September 2016
Volume 57, Issue 12
Open Access
ARVO Annual Meeting Abstract  |   September 2016
Phagocytosis of photoreceptor outer segments regulates mTORC1 activity in the retinal pigment epithelium
Author Affiliations & Notes
  • Bo Yu
    Ophthalmology and Visual Science, University of Texas Medical Branch, Galveston, Texas, United States
  • Pei Xu
    Ophthalmology and Visual Science, University of Texas Medical Branch, Galveston, Texas, United States
  • Zhen-Yang Zhao
    Ophthalmology and Visual Science, University of Texas Medical Branch, Galveston, Texas, United States
  • Yan Chen
    Ophthalmology and Visual Science, University of Texas Medical Branch, Galveston, Texas, United States
  • Footnotes
    Commercial Relationships   Bo Yu, None; Pei Xu, None; Zhen-Yang Zhao, None; Yan Chen, None
  • Footnotes
    Support  NIH grant EY 019706 and the International Retinal Research Foundation
Investigative Ophthalmology & Visual Science September 2016, Vol.57, 267. doi:
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      Bo Yu, Pei Xu, Zhen-Yang Zhao, Yan Chen; Phagocytosis of photoreceptor outer segments regulates mTORC1 activity in the retinal pigment epithelium. Invest. Ophthalmol. Vis. Sci. 2016;57(12):267.

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      © ARVO (1962-2015); The Authors (2016-present)

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Abstract

Purpose : Mechanistic target of rapamycin complex 1 (mTORC1) is a central regulator of metabolism and integrates environmental cues to adjust cellular metabolic activities in a timely manner. Retinal pigment epithelial (RPE) cells remove daily shed photoreceptor outer segments (POS) by phagocytosis. Degradation of ingested POS and recycling its components generate demanding metabolic loads to the RPE. In this study, we investigated whether POS can stimulate mTORC1 activity in the RPE and explored the underlying molecular mechanisms.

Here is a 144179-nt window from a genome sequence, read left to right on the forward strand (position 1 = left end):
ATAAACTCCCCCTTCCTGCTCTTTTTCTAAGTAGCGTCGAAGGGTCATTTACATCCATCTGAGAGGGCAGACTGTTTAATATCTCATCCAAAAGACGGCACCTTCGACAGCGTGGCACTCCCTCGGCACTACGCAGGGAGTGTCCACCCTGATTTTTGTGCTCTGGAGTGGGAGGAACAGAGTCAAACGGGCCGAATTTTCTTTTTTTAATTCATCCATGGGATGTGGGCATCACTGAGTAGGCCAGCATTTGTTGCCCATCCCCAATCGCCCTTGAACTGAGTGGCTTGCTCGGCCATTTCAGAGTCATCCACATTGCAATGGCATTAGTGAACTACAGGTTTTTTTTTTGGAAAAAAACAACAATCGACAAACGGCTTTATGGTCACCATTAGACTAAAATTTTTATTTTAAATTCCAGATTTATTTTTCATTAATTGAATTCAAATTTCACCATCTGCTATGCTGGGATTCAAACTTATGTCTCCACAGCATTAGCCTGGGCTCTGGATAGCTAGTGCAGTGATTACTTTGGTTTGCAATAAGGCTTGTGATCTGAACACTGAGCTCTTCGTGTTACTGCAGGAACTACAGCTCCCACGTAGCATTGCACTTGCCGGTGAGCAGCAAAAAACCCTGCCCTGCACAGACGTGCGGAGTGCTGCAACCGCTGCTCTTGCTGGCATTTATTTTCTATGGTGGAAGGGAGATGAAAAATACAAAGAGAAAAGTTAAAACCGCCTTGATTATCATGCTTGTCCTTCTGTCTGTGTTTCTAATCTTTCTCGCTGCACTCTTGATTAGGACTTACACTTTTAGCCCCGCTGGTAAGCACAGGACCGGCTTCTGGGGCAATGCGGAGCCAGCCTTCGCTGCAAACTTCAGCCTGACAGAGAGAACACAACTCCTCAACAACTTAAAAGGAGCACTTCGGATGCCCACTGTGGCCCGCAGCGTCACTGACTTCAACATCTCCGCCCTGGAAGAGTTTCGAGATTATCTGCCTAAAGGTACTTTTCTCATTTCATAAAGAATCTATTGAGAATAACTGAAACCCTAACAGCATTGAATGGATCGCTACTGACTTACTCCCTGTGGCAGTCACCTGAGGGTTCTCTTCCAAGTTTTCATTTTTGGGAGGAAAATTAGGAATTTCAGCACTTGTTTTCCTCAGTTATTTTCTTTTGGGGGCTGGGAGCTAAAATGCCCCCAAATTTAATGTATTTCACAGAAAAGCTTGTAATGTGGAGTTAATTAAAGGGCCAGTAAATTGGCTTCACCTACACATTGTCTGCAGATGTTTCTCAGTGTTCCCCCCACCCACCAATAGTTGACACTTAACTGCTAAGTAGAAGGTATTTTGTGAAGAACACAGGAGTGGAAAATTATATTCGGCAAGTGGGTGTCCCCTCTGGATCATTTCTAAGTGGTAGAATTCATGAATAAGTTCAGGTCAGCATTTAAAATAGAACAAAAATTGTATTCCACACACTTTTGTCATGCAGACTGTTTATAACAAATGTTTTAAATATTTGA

Methods : RPE mTORC1 activity was monitored during morning burst of OS disc shedding, the time when synchronized phagocytosis occurs. RPE cells were harvested from C57BL6/J mice started 30 minutes before light on to 3 hours afterwards. mTORC1 activity was analyzed by monitoring the phosphorylation status of downstream substrate proteins S6 and 4EBP-1. Subcellular localization of mTORC1 components was measured by immunostaining of RPE flat mounts. For mechanistic studies, cultured human RPE cells were treated with purified porcine POS. To investigate the roles of lysosomes in POS-induced mTORC1 activation, cells were either treated with lysosome inhibitor chloroquine, or transfected with small interference RNA targeting p18, V-ATPase6V0C, V-ATPase6V1A, or SLC38A9. The activity and distribution of mTORC1 were then measured by western blot or immunostaining.

Results : RPE mTORC1 was transiently activated during morning burst of phagocytosis. Treating RPE cells with purified POS also led to activation of mTORC1 in culture. Co-localization of rhodopsin and LAMP1 with mTOR, p18, or RagA was detected by immunostaining, indicating their distribution on phagolysosomes. In contrast to the response to nutrient signals, disrupting proton gradients of the lysosome or downregulating the V-ATPase transporter protein did not affect POS-induced mTORC1 activation.

Conclusions : POS are physiological stimuli of mTORC1 in the RPE. The daily fluctuation in mTORC1 activity responding to POS can be critical in maintaining normal functions of the RPE and retina.

This is an abstract that was submitted for the 2016 ARVO Annual Meeting, held in Seattle, Wash., May 1-5, 2016.

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